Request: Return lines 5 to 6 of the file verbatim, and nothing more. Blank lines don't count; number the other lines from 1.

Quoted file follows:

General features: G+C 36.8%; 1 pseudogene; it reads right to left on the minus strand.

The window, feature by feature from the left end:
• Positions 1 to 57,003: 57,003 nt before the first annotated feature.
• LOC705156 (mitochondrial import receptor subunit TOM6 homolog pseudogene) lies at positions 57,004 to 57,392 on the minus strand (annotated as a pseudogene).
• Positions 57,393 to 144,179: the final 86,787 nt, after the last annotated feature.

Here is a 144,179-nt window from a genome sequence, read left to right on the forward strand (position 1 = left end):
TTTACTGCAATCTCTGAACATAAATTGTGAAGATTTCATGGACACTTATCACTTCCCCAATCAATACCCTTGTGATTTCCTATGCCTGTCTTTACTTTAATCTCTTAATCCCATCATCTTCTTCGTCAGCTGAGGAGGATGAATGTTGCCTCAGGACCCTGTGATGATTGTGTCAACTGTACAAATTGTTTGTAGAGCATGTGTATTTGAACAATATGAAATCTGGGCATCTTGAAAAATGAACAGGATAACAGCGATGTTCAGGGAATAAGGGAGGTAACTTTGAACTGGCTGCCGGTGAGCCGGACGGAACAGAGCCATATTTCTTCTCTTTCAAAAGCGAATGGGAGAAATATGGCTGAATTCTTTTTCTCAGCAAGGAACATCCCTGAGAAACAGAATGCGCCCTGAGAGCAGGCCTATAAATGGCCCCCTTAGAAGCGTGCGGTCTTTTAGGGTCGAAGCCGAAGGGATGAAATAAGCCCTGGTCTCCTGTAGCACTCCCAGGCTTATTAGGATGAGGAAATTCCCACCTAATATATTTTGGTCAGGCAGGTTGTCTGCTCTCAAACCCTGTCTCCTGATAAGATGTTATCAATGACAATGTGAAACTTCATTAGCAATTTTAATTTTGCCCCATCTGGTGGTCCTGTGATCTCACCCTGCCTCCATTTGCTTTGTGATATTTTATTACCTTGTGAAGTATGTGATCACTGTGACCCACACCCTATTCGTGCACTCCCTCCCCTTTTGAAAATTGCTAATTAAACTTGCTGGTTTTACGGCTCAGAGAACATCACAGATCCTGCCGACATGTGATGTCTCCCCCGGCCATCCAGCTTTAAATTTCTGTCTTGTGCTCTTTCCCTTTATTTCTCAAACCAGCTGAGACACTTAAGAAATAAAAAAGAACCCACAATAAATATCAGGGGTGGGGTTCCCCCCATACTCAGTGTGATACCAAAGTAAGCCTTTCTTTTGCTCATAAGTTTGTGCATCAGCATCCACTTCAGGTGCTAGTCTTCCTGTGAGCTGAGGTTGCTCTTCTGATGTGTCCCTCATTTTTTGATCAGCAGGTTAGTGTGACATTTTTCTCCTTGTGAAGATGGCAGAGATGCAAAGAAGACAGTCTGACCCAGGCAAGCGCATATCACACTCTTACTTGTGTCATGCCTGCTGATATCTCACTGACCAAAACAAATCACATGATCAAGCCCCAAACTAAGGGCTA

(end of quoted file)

• Positions 57,393 to 144,179: the final 86,787 nt, after the last annotated feature.

Here is a 144,179-nt window from a genome sequence, read left to right on the forward strand (position 1 = left end):